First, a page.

A watershed for social work in Scotland

Iriss.fm, Episode 159
Published on 1 Feb 2017

On 30 November 2016, the Health and Social Care Alliance, in partnership with a number of sector organisations including Iriss, hosted a seminar entitled - A watershed for social work in Scotland?

The event brought people together to explore the implications of the Audit Scotland report on social work in Scotland.

Michelle from Iriss.fm spoke to a number of people to get their views and reflections. These included Dr John Lincoln, Audit Scotland; Audrey Birt, Alliance Associate Director and Chair of the event; Lynn Williams, a carer; and Sue Lavery, a carer.

At the end of the seminar there were a number of short reflections. We heard from Alan Baird, Chief Social Work Advisor for Scotland.

An event report is also available (see attached). 

Date of recording
Audio transcript

A Watershed for Social Work in Scotland

On 30th November 2016 the Health and Social Care Alliance, in Partnership with a number of Sector Organisations, including Iriss, posted a seminar entitled A Watershed for Social Work in Scotland. The event brought together people to explore the implications of the Audit Scotland Report on Social Work in Scotland. Michelle from Iriss FM spoke to a number of people to get their views and reflections. Dr John Lincoln from Audit Scotland gave an overview of the challenges and what Councils are doing to tackle to. 

MD    John, thanks for speaking to me. Could you just give me an overview of the challenges facing Social Work Services? 

JL    Yeah there are a number of challenges that have actually come together for Council, Social Work Services, these include a think the first one is the demographic change in the sense that we would facing increasingly elderly population requiring more services for people and that will only increase over the next few years as particularly by 2035 there will be a huge increase in the number of very old people and I think thats leading to an increase in demand for services by about 1 % per year, every year. The second thing is that because of Health and Social Care Integration Councils are facing significant challenges in reorganising their services and where you have got reorganisation going on at the same time as lots of other things then that can create risks for Councils. Particularly in the light of the fact that Council Social Work budgets have been extremely squeezed for the past 5 years, although they have gone up slightly, they havent gone up to the extent that you, that would need to increase to meet the changes in demand due to the ageing population and I think finally there has been a lot of new legislation for example, the Carers Act, Childrens Act and several other pieces of legislation happened in the past few years and people that have I have talked to in the profession said they have never known such a large amount of legislation being implemented in the past few years and doing all of that takes up a lot of Management time, at the time of change.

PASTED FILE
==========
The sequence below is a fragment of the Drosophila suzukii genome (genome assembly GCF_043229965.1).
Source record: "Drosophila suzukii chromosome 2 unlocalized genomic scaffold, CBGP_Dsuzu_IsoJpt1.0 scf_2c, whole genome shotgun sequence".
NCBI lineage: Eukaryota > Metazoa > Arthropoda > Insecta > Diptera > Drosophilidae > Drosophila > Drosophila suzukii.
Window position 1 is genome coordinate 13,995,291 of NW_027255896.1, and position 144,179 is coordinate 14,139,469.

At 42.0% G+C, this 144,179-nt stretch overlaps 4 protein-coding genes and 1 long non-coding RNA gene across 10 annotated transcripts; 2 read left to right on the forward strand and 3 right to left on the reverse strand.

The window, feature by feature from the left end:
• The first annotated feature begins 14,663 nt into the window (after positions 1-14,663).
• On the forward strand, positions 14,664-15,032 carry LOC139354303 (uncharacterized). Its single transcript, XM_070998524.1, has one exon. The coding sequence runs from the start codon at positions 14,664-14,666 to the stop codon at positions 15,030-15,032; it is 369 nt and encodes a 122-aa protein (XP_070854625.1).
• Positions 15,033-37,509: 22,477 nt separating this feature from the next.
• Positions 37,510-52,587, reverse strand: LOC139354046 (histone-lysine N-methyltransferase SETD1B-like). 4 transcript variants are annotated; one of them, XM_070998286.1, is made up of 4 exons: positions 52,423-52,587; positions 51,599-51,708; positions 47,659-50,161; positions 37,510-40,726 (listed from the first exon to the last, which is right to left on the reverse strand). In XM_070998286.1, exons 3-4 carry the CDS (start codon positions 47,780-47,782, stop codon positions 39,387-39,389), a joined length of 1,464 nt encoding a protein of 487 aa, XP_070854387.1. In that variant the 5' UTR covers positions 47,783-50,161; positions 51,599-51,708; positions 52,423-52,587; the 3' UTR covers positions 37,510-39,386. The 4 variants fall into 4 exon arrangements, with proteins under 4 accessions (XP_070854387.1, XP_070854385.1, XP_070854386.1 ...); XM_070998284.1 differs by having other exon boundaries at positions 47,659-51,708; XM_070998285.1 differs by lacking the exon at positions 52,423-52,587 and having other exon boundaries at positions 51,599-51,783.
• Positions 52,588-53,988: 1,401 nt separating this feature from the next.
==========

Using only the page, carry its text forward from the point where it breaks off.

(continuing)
MD    So what are Councils doing then to sort of tackles these challenges?

JL    Well, because of the financial restraints facing Councils, what they have been doing is changing their eligibility criteria to reduce the number of people that are eligible to receive services, for example, for older people the proportion receiving services has gone down from, I think, its seventy per thousand to fifty per thousand and the risks in that in the sense that you might towards prevention in the sense those people catching them early. The second thing that they have tried to do is they have contracted out a lot more services to the Private Sector and having done that they have then re-contracted out those services to try and save money, so they have put a real squeeze on their providers and thats let to reduced wages and wage pressures for those providers. I think they are probably the main things that they have done at the moment apart from in Childrens services where they have actually brought more services in house where they have actually brought people, children who, for example, looked after children, who were in special schools away from their Council, brought them back to the local area and looked at various way of keeping them within the area. Thats better for the children and also saves money. 

MD    And what would you like to see happen going forward then?